The fruit trees at Heligan are really well trained and shaped. We don’t intend to do anything as complex as these. The fan and espalier trained trees are very impressive.
However, we both really loved the arched walk of apples. Obviously, we can’t replicate the ones at Heligan exactly – it would be bigger than the back garden. But we can have an archway and a “hedge”.
Just one of the arches with an apple on each side and then 2 or 3 trees trained as a cordon on each side of the arch. We found a local tree nursery that sells Gloucestershire varieties of apple and pear – so we can have 6 to 8 different ones.
The challenge will be the pruning. A helpful gardener explained how they prune. The first part is the February or March prune to cut back to 1 or 2 buds on any shoots. They also prune out branches in the summer. Branches and shoots without fruit are removed to keep air circulating. The result is in the picture below.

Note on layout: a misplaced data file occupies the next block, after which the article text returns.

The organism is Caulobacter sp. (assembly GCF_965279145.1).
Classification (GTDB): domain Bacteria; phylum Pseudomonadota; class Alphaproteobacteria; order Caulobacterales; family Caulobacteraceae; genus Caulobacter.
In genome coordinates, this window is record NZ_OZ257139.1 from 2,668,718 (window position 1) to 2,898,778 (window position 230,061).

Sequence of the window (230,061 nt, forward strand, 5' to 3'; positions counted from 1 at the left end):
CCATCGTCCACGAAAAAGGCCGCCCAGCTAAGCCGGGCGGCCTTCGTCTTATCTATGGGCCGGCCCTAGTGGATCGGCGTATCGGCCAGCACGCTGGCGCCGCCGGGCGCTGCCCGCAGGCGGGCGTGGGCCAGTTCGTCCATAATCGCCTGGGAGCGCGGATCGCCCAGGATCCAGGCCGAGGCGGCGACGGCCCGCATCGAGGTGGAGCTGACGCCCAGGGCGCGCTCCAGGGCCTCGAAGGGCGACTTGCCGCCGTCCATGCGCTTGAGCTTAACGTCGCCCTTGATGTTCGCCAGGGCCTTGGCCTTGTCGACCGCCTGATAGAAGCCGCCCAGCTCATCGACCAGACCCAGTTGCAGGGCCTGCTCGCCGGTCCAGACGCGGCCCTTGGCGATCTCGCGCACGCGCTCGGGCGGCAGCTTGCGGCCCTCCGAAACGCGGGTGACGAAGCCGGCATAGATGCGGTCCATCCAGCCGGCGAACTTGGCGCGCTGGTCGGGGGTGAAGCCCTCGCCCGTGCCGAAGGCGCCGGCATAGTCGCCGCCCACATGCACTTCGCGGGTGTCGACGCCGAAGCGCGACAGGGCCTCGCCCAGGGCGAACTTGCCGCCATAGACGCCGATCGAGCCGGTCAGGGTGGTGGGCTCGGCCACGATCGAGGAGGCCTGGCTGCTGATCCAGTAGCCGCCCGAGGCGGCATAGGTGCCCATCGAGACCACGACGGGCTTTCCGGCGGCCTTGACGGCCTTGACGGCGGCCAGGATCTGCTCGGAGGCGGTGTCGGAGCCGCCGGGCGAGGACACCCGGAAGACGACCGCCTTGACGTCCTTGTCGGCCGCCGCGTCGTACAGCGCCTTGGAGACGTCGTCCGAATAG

A slightly easier thing to do is to just plant the tree and then peg out the branches. The guys at Knightshayes have been restoring the kitchen gardens over the last 10 years.The idea of pegging out the branches when young is to keep air circulating and make it easier to pick fruit.
There is not much growing in the lean months over the winter. There is kale and chard – Eden project and Knightshayes.
At Knightshayes there was something unusual as well. A giant perennial kale – Taunton Dean cottagers kale. It grows to over 6 feet and provides greens through the winter and spring. I am not sure where we can get hold of this because it doesn’t often set seeds.